Tuesday, August 16, 2011

You Can Only Eat Just One...

We're heading into goal reviewing and goal-setting season. It's time to start asking questions and get the teams focused. If you're not heading into goal-setting season, I hope you realize that if you wait till November and December, the first 6 months of the new year are already determined; any new efforts will only affect the last 6 months and that's the results you're trying to plan.

In the goal reviewing, please ask these questions:

  • If we achieved our company goals, how well did we do on the subordinate (e.g. departmental) goals? 
  • If we didn't achieve our company goals, how well did we do on the subordinate goals?
  • If we achieved either the company goals or the subordinate goals, but not both, what made the disconnect between the two sets? What knowledge are we missing?
One thing that could be missing is the understanding that too many goals dilutes the efforts. What happens when you set 3 company goals? (In some companies that practice Balanced Scorecard, this would be a small number.) The next level--e.g. department managers or VP's--will create 3 goals or projects to support each of the company goals. In the graphic below, the company goals are yellow rectangles. The department goals are blue.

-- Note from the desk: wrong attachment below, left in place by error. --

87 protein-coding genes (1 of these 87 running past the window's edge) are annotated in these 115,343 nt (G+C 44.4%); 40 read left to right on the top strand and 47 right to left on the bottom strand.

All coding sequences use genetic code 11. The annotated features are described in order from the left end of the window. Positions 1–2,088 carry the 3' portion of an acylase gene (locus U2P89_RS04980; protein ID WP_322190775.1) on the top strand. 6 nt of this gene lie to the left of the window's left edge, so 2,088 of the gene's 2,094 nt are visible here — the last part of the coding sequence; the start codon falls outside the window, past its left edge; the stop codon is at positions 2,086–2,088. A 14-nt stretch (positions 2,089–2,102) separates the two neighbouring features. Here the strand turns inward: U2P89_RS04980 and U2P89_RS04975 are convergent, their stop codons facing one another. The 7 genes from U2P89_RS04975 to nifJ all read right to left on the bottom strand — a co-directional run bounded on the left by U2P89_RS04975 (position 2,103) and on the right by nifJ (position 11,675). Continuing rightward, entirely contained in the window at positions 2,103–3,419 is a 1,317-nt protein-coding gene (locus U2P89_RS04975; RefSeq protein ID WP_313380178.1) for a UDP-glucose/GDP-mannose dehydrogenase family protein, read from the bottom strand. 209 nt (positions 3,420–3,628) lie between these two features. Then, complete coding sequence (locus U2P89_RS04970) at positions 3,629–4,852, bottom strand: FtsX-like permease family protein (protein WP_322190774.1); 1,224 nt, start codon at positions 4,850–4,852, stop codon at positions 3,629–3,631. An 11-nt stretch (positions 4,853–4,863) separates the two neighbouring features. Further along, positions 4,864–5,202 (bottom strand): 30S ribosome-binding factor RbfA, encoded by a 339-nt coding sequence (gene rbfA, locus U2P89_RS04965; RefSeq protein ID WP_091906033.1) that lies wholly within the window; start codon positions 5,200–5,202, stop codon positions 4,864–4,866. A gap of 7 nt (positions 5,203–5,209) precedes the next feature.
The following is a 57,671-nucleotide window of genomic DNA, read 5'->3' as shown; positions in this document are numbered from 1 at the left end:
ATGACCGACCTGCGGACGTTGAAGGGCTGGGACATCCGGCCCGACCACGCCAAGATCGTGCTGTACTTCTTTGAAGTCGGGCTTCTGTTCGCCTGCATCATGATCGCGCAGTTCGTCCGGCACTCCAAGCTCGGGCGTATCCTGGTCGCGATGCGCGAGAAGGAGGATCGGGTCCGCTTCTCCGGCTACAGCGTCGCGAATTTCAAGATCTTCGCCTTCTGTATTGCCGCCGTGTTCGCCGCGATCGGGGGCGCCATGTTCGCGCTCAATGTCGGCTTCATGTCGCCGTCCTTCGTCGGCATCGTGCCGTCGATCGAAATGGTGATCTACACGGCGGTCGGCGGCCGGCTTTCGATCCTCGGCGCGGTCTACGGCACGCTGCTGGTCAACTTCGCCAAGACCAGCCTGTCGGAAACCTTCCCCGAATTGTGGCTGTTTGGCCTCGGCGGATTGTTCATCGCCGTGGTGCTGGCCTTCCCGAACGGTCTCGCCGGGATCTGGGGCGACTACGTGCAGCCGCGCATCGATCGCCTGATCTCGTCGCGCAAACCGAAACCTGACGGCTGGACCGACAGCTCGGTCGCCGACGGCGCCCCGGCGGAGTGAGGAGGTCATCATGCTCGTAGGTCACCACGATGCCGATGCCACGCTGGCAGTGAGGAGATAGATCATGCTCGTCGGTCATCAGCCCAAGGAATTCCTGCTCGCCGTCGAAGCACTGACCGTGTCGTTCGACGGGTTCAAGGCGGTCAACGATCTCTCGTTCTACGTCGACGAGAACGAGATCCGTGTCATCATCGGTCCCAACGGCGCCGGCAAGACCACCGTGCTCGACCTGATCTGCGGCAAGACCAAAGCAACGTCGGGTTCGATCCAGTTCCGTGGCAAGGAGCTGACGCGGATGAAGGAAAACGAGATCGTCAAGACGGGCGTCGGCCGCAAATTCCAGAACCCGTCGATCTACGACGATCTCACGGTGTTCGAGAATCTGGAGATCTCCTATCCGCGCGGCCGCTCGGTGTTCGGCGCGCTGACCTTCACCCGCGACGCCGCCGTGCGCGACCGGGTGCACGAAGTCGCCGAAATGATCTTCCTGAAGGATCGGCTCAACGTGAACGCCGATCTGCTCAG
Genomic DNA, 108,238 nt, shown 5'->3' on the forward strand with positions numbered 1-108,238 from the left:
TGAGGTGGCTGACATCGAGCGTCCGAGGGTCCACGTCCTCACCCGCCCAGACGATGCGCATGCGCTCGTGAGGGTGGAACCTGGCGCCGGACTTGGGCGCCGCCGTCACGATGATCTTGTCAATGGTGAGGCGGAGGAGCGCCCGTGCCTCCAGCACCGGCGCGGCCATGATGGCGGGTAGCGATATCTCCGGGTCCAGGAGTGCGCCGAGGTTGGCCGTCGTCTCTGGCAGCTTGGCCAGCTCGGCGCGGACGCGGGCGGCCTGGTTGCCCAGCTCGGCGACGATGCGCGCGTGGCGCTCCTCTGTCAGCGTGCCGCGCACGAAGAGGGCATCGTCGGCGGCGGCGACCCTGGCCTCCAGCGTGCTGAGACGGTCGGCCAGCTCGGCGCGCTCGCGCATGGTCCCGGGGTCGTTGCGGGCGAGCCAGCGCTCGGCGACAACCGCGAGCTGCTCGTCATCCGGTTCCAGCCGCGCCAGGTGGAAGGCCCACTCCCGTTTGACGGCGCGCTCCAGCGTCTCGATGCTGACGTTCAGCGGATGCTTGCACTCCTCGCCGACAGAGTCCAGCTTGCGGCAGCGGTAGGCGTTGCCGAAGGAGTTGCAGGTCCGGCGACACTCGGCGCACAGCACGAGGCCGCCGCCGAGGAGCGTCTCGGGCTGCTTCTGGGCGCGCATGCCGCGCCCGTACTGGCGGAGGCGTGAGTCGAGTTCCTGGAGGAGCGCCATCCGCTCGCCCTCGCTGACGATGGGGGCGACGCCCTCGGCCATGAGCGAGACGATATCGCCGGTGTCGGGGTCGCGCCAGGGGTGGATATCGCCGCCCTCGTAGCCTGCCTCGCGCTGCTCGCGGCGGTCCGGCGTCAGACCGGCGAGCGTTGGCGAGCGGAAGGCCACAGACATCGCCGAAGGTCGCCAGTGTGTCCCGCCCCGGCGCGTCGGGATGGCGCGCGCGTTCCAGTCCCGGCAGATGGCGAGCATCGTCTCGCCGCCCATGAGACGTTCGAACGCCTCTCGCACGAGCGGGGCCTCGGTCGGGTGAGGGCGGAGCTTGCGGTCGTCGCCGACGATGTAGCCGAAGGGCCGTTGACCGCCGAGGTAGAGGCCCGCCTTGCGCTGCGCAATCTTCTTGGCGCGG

Can the department managers or VP's accomplish their goals by themselves? They'll need help from their peers and the rest of their departments. In this case, the department heads are trying to allocate their resources for 9, 18, 27 or more projects and goals. 

Take it to the next level and you now have an exponential growth in projects and goals. The person at the bottom of the organizational pyramid says, "I'd be glad to help with your project. I have time between 9 and 12 on October 23rd of next year." Is it any wonder that most companies don't achieve the success they're attempting?

It's even worse if you don't do any mid-year or quarterly reviews. People are so busy doing their normal work, they can forget to put much effort into achieving something new and different.

If you must have a goal, just have one. Keep everyone focused on it. Determine how everyone contributes to it and their line of sight by achieving one goal they can personally influence and that supports that company goal. At best, pick a customer-centric goal. If it's financial, I suggest one like Economic Value Added (EVA) that combines the income statement and the balance sheet. It's a metric that has strong correlation to the enterprise value (i.e. what the company is worth). It's a metric that everyone can influence.

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